Besides its preferential association with miR390, the 5' terminal nucleotide preference of AGO7 is unknown. Unlike AGO1, AGO2, AGO4 and AGO5, the AGO7/miR390 association is not based on the 5' terminal nucleotide of the sRNA. Replacing the 5' terminal adenine of miR390 with a cytosine residue does not influence the preferential association of this sRNA with AGO7 (Montgomery et al., 2008), suggesting a specialized association mechanism.

3.3. The AGO4/AGO6/AGO8/AGO9 clade

3.3.1. AGO4

The ago4 mutant was originally identified in a forward genetics screen for mutants impaired in TGS of the SUPERMAN locus, along with the RdDM machinery proteins CHROMOMETHYLASE3 (CMT3) and KYPTONITE (KYP; Zilberman et al., 2003). Subsequent research has shown that AGO4 functions in the effector step of RdDM to maintain sRNA-directed DNA methylation of repetitive genomic sequences (e.g. maintains transposons in their epigenetically silent state; Xie et al., 2004; Zilberman et al., 2004). Array data shows that AGO4 is expressed ubiquitously (Schmid et al., 2005). This is consistent with the AGO4 promoter-GUS reporter gene expression pattern observed in transgenic Arabidopsis plants, where GUS was found to be expressed throughout developing embryos, mature leaves and flowers (Havecker et al., 2010).

In correlation with its role in sRNA-directed DNA methylation, AGO4 appears to be exclusively located in the nucleus (Li et al., 2006). In the nucleus, AGO4 co-localizes with RdDM machinery proteins, including the plant specific DNA-dependent RNA polymerases, PolIV and PolV, as well as RDR2, DCL3 and DOMAINS REARRANGED METHYLASE2 (DRM2) in two types of specialized nuclear compartments, namely Cajal-bodies and AB-bodies (Li et al., 2006; Pontes et al., 2006). Co-localization of AGO4 to two specialized nuclear bodies suggests that AGO4 is not only required for sRNA-directed DNA methylation, but also for the maintenance of heterochromatin (Irvine et al., 2006). Accordingly, AGO4 preferentially binds repeat-associated (rasiRNAs) and heterochromatin-specific (hcsiRNAs) siRNAs of the 24-nt size class. Although there is an even distribution of 24-nt rasiRNAs and hcsiRNAs with 5' terminal adenine, cytosine, guanine and uracil residues in Arabidopsis, AGO4 preferentially binds sRNAs of this size class with 5' terminal adenine residues (Mi et al., 2008; Havecker et al., 2010). Curiously, AGO4 does not appear to be involved in either the biogenesis or effector step of another class of endogenous 24-nt sRNA, the natsiRNA class. This class of 24-nt siRNA was demonstrated to accumulate to wild-type levels in the absence of AGO4 activity (Xie et al., 2004). Similar observations were made for plant lines deficient in the activity of a number of other RdDM machinery proteins to suggest that the rasiRNA/hcsiRNA and natsiRNA silencing pathways operate through different AGO-catalysed effector complexes.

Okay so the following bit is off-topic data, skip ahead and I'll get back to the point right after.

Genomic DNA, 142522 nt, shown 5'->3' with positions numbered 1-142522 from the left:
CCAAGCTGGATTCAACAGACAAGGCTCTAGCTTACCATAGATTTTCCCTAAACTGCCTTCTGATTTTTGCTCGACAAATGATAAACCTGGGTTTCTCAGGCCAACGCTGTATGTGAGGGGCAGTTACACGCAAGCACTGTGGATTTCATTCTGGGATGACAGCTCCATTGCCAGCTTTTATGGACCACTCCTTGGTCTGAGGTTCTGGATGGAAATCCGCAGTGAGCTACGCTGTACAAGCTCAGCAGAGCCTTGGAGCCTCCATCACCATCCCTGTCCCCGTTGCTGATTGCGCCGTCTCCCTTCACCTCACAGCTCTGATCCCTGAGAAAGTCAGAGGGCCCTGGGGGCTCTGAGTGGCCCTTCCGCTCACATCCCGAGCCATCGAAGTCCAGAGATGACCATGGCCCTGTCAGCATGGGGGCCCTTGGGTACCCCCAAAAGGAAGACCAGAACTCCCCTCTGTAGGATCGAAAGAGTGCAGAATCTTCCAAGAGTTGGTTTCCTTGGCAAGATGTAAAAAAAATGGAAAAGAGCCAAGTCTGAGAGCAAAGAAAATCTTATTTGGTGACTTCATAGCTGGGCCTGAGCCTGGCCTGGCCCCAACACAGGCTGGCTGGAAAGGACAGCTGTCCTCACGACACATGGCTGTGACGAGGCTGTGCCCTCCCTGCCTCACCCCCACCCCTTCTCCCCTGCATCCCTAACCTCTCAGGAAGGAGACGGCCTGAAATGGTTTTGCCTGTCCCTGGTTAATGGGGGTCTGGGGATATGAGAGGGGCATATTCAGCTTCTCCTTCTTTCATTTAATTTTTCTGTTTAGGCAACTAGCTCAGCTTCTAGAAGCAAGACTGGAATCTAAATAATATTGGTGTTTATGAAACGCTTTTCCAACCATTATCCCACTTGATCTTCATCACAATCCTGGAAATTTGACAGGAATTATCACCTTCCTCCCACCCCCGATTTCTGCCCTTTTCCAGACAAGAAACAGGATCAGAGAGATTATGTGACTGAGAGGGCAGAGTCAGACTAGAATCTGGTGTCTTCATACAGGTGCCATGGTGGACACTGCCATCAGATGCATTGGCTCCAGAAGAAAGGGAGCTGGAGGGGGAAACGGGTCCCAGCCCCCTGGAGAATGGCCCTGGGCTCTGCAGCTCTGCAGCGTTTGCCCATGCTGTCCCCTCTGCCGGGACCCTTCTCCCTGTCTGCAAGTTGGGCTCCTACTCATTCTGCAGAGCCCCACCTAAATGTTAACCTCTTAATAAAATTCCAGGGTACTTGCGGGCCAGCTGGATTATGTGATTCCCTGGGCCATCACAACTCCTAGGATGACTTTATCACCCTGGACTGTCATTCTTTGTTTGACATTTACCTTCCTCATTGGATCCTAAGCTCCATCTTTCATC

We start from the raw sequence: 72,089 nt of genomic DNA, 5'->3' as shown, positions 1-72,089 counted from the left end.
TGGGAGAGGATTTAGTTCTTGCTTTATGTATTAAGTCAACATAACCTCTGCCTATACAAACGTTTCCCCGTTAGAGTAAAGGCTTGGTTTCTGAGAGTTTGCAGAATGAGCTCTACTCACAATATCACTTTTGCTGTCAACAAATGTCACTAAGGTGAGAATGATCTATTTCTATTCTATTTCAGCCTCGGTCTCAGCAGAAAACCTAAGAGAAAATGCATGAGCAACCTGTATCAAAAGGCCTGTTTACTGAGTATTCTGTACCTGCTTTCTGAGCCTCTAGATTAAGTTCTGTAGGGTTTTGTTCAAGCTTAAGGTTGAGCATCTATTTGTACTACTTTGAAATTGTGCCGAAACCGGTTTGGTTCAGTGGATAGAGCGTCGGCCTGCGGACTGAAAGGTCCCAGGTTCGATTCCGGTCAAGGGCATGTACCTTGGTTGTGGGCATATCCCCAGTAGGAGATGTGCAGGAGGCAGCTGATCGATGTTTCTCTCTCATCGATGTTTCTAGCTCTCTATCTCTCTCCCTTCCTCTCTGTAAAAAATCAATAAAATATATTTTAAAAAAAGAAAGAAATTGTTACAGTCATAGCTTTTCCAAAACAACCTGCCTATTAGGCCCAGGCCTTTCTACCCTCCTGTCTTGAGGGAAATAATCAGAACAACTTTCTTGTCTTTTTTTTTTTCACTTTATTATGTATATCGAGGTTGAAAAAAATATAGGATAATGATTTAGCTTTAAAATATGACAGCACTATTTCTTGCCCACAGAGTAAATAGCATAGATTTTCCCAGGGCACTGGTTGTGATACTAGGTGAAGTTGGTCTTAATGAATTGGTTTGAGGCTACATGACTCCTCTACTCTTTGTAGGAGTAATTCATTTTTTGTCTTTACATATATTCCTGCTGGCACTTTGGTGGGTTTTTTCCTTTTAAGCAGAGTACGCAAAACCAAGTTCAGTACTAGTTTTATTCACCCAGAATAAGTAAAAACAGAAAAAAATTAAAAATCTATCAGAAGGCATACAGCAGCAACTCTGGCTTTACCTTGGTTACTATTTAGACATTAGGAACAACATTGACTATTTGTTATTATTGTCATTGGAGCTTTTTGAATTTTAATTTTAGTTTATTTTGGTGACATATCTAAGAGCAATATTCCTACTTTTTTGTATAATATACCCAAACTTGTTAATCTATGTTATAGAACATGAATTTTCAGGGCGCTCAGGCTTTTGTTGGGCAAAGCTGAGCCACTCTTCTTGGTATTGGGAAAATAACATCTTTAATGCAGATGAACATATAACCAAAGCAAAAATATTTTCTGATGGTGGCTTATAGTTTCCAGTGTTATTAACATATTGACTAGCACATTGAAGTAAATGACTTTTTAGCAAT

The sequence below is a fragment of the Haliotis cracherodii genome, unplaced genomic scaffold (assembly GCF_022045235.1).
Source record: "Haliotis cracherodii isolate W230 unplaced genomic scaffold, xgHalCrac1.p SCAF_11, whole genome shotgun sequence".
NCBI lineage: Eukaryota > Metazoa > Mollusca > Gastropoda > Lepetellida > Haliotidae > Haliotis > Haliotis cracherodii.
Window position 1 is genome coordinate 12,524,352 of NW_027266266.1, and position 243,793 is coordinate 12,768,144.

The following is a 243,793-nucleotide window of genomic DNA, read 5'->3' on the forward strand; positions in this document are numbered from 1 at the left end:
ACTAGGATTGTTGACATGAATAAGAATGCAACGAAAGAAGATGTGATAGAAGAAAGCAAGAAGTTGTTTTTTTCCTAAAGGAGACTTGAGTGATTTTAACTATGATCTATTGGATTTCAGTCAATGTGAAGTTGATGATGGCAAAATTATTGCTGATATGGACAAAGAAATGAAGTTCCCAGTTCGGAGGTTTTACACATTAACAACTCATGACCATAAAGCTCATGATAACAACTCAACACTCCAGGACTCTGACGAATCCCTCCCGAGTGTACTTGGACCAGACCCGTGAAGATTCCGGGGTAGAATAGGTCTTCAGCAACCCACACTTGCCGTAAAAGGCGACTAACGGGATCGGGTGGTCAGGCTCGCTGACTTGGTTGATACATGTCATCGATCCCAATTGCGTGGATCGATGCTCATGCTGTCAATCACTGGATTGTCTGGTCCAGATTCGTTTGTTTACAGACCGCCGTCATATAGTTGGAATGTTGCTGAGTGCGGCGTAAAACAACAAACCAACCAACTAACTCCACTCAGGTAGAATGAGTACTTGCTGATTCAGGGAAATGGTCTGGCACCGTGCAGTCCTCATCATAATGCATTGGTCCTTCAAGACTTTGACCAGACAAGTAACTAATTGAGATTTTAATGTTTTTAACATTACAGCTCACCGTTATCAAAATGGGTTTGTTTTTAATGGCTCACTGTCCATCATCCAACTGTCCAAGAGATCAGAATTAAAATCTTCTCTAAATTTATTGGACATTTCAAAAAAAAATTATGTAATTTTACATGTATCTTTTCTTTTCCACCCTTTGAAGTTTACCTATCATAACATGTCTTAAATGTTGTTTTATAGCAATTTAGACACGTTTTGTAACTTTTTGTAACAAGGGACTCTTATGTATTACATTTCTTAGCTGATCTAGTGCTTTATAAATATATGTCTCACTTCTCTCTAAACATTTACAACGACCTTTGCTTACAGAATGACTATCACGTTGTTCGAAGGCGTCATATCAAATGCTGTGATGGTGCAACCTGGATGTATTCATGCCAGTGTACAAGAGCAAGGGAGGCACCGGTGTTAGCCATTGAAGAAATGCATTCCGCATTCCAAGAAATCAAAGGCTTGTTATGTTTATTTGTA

In virus-infected wild-type Arabidopsis plants virus-specific 24-nt siRNAs accumulate to readily detectable levels, although at much lower levels than those of virus-specific 21-nt siRNAs. However, ago4 mutants do not appear to be hyper-susceptible to any plant virus, to suggest that another 24-nt binding AGO family member may be responsible for sRNA-directed methylation of viral transcripts. Intriguingly, ago4 plants are hyper-susceptibile to the bacterial pathogen Pseudomonas syringae (Agorio & Vera, 2007), suggesting that AGO4 may be involved in directing a defence response against only specific pathogens. Alternatively, the epigenetic de-repression of other genes in this mutant background could be causing this hyper-susceptibility effect.

3.3.2. AGO6